By Sue Bady
Fusion has been part of world culture in many ways for many years, showing up in everything from cuisine and music to dog breeding. Foodies rejoice over such options as sushi pizza and pad thai tacos. Jazz has branched off into a multitude of variations as jazz pop and free funk (and let’s not forget that rock ‘n roll is a fusion of blues, gospel, and country music). Those looking for a new best friend can choose from goldendoodles, labradoodles, puggles, cockapoos, schnoodles … the list goes on.
Residential architecture is equally eclectic. The “modern” category alone encompasses modern farmhouse, mid-century modern, and modern industrial. Interior design, too, continues to set trends with new movements such as Japandi, a hybrid of Japanese and Scandinavian decor. Japandi is proving to be popular with home buyers and homeowners who love the rustic, simple look of Scandinavian interiors but also the beauty of traditional Japanese homes.
The essential elements of Japandi
Also known as Japanordic, Japandi blends the clean lines and natural materials of Nordic design with the neutral tones and sober style typical of Japan. The two styles movements share certain similarities, such as minimalism. Light, pastel colors are used on the walls, and furniture is made of natural materials like oak, pine, and acacia. Occasionally, other materials such as leather and concrete are used sparingly because they coordinate well with pastel tones.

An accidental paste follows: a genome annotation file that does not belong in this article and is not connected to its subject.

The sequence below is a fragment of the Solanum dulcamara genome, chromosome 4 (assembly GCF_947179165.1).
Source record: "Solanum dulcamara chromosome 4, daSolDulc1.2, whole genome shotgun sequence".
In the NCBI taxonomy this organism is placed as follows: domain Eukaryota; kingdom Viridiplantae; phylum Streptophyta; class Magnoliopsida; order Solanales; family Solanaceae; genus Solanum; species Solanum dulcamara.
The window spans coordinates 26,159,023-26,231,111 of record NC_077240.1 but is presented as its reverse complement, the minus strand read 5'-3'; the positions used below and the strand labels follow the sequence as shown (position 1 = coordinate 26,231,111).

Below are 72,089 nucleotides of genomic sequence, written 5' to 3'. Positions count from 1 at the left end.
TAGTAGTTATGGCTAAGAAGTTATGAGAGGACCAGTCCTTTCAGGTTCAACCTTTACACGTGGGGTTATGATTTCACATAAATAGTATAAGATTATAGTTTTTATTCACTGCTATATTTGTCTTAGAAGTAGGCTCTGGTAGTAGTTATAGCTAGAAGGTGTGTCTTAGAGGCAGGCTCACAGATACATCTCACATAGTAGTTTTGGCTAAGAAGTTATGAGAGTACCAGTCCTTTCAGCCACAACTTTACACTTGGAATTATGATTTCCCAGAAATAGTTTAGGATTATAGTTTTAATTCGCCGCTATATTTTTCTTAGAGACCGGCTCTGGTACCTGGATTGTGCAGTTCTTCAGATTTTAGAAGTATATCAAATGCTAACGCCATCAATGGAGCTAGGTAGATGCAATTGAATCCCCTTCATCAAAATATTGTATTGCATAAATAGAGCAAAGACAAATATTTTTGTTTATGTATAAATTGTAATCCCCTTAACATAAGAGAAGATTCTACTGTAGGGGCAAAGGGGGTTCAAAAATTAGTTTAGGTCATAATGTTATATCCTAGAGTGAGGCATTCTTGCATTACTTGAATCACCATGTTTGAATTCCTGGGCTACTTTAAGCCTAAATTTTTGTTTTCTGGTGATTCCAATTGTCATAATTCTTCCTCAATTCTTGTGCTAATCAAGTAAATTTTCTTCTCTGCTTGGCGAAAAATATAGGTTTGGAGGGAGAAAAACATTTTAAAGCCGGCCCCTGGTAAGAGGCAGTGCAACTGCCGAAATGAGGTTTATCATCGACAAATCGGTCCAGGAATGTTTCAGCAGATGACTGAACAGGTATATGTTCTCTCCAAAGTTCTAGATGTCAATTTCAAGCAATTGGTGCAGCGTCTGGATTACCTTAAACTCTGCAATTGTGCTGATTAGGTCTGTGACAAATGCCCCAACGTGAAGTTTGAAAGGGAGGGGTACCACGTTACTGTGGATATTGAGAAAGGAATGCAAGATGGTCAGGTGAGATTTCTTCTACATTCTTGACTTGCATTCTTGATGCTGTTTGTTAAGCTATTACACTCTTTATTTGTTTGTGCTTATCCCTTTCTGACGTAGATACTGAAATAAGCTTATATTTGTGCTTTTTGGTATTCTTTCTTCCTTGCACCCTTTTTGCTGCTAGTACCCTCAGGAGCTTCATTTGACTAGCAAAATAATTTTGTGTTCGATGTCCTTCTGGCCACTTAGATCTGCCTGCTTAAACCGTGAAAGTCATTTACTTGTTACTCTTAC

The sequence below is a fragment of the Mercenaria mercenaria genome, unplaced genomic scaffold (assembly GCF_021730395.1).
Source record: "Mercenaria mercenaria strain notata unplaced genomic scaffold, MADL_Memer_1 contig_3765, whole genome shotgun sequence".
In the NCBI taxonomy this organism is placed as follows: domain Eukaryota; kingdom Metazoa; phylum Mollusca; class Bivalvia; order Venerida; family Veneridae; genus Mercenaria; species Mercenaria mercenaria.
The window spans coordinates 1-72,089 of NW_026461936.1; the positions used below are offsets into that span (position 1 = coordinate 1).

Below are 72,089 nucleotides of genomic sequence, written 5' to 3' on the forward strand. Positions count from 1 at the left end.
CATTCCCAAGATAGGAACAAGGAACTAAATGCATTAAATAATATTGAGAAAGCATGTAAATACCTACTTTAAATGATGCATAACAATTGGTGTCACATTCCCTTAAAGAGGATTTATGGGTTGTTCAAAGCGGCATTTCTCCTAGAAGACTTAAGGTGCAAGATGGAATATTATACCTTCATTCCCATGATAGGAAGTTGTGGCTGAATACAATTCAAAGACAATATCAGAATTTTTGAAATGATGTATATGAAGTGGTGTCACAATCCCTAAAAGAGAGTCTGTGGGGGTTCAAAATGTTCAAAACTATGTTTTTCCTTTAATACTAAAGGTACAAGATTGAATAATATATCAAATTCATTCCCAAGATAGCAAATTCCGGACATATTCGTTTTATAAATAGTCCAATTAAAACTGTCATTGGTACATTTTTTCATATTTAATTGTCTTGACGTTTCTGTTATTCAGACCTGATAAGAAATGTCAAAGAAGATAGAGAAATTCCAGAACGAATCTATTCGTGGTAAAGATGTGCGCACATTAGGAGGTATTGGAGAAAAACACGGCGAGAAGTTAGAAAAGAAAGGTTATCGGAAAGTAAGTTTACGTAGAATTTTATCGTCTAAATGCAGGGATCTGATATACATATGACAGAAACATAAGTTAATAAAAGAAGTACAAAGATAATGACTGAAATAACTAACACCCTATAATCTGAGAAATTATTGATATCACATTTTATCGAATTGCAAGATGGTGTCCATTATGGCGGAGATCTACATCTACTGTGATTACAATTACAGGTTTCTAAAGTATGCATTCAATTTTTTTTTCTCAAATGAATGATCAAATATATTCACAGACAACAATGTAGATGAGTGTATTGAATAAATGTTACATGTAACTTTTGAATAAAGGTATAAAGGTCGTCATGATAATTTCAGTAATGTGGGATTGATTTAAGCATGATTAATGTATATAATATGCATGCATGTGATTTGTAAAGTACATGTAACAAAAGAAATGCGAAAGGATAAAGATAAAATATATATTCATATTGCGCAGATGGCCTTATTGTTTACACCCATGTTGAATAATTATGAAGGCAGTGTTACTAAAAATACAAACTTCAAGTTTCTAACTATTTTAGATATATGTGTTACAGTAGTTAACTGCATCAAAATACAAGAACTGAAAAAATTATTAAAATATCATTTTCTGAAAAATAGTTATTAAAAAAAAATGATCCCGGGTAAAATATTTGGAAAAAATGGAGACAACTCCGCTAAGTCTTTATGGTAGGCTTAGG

The Japandi look is the opposite of overstuffed. Instead of rooms crammed full of furniture, window treatments, artwork, and knickknacks, only the essential items are permitted, such as a futon in the bedroom or a wicker armchair in the living room. Ceramic vases and copper chandeliers are used as finishing touches. The right lighting is essential, consisting of either refined but stylish Scandinavian-influenced lamps or lights made of wood and paper that plunge interiors into an alluring half-light.
To create spaces that are visually appealing, it’s essential to get the color contrasting right. Rich tones and deep shades of red and black, which are typically Japanese elements, are often incorporated into Japandi interiors and contrast with the light, neutral Nordic elements.
The attraction for home buyers
One might ask, what confluence of events caused an interior design trend like Japandi to happen? The obvious explanation is that quarantining due to COVID-19 caused everyone to take a serious look at their living spaces. It’s a good bet that clutter was one of the first things they decided to eliminate. With its emphasis on uncluttered rooms; a skillful balance of light and dark tones; and clean-lined, functional furnishings, Japandi design is a natural fit for anyone seeking tranquility in an uncertain world. You don’t have to be a minimalist to like it.
Editor’s note: In a future blog post, Bady will be interviewing design professionals about what’s driving the Japandi movement and other emerging trends.
Post by Sue Bady, self-proclaimed “armchair architect” and advocate of sustainability, new building technology and most of all, good design.